Although it is common belief that numerous societies have become tolerant and eager to integrate queer people as rightful members of their community, this claim can be attached primarily to the Western context. Contaminated by nationalism, religious fundamentalism, economic downfall, or war, different environments around the globe show tremendous homophobia and transphobia that is in some cases so harsh that it leads to severe violence, and death.
The fact that a significant number of African countries, as well as Russia, Malaysia, Iran, Iraq, and Syria, conduct laws criminalizing same-sex liaisons, suggests that at the moment, the lives of LGBTQ people are still in enormous danger, perceived as a treat to the heteronormative/patriarchal matrix.
Therefore, the artistic/activist projects that explore institutionalized homophobia in environments geopolitically marked as the Third World countries are very useful in raising awareness and establishing new fronts of solidarity and empowerment.
Such a project, promoted by Galerie Galéa in Paris, comes in a form of an exhibition of photographs titled Where Love Is Illegal by a freelance photojournalist Robin Hammond that tends to unravel seemingly invisible issues queer people have to deal with on a daily basis in seven different countries worldwide.
The winner of four Amnesty International awards for Human Rights Journalism, Robin Hammond is an author of distinct focus as he predominantly investigates human rights across the globe with a special interest in sub-Saharan Africa.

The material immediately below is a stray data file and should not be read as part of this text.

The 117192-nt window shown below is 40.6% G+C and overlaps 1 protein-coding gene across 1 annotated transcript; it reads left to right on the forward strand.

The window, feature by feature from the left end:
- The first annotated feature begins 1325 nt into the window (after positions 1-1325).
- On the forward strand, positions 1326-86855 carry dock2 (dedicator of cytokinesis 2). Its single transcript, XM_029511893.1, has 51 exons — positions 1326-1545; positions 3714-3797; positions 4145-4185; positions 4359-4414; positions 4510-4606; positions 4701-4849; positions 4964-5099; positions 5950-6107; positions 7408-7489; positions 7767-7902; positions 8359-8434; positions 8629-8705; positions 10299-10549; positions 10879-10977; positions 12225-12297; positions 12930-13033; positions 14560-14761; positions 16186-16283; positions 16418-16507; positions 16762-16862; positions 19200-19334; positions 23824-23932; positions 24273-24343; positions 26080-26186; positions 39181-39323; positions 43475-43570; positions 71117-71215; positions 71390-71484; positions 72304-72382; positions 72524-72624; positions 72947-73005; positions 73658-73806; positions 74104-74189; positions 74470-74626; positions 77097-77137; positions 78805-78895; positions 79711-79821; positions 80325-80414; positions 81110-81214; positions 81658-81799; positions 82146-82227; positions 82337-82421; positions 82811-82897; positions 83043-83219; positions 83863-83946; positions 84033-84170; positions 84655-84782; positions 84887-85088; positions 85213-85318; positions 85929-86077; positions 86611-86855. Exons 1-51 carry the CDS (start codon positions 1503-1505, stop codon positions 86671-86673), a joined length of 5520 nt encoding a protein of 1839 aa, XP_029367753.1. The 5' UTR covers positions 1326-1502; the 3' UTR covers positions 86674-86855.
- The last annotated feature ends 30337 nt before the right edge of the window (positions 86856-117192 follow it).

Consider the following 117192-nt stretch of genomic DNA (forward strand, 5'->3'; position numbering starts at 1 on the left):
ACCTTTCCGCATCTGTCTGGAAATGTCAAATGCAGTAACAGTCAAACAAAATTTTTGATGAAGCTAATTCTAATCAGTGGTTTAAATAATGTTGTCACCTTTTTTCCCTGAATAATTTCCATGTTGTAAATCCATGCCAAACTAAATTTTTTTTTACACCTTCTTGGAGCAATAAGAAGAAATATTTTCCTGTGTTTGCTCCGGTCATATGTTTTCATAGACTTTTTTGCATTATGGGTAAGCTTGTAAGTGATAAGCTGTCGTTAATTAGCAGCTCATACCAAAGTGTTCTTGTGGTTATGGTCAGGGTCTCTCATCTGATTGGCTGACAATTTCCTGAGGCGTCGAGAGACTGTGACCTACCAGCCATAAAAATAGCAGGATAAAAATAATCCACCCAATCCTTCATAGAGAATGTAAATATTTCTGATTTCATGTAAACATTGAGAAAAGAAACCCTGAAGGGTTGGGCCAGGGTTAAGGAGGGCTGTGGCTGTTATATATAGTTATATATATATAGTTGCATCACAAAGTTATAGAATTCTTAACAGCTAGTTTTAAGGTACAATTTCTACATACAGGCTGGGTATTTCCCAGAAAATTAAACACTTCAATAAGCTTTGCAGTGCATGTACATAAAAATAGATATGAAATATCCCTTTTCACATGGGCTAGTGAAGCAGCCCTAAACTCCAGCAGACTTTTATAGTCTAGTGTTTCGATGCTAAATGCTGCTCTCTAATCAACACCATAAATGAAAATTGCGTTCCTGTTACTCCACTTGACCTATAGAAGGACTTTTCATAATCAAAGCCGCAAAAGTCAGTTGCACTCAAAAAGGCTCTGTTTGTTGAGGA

The 2012 series Your wounds will be named silence documenting the hardship of living in Zimbabwe brought him critical acclaim. Hammond continues to publish his photographs in leading international newspapers and magazines such as The National Geographic, The New York Times, Time Magazine, and The Sunday Times Magazine, and to collaborate with non-government organizations.
Hammond initiated the Where Love Is Illegal project while on assignment in Lagos, Nigeria in 2014, where he found out that five people were arrested for being gay. The project expanded to seven countries, and throughout the years the photographer took forty-three intimate portraits featuring figures of local queer communities taken in a dialog with each person.
Hammond was interested in hearing their stories of survival and so he asked the sitters to write a few details about themselves that would navigate their poses and attires. This kind of approach was new to the photographer and led to intriguing results.
Ultimately, Hammond decided to produce the portraits with a large-format Polaroid camera so that the automatic prints could be immediately destroyed if the sitter or himself were unsatisfied. For that reason, the frame is an integral element of the photograph.
This project was supported by Elton John through his foundation (EJAF - Elton John Aids Foundation), as well as by several associations active located in Africa to support these people persecuted by their families and the societies in which they live.
Instead of just chronicling the torment of the photographed queer people, Hammond is eager to help them improve their lives by launching Witness Change, a non-governmental organization aiming to organize traveling exhibitions and raise funds for grassroots LGBT organizations.
Galerie Galéa's exhibition of photographs by Robin Hammond titled Where Love Is Illegal will be on view from 7 November until 6 December 2020.
Featured image: Left: Robin Hammond - D&O, 2014. Archival Pigment Print on Baryta FB, Glossy FineArt fibre-based paper / Right: Robin Hammond - Shelah, 2014. Archival Pigment Print on Baryta FB, Glossy FineArt fibre based paper. All images courtesy of the artist and Galerie Galéa.
Les Beaumettes, France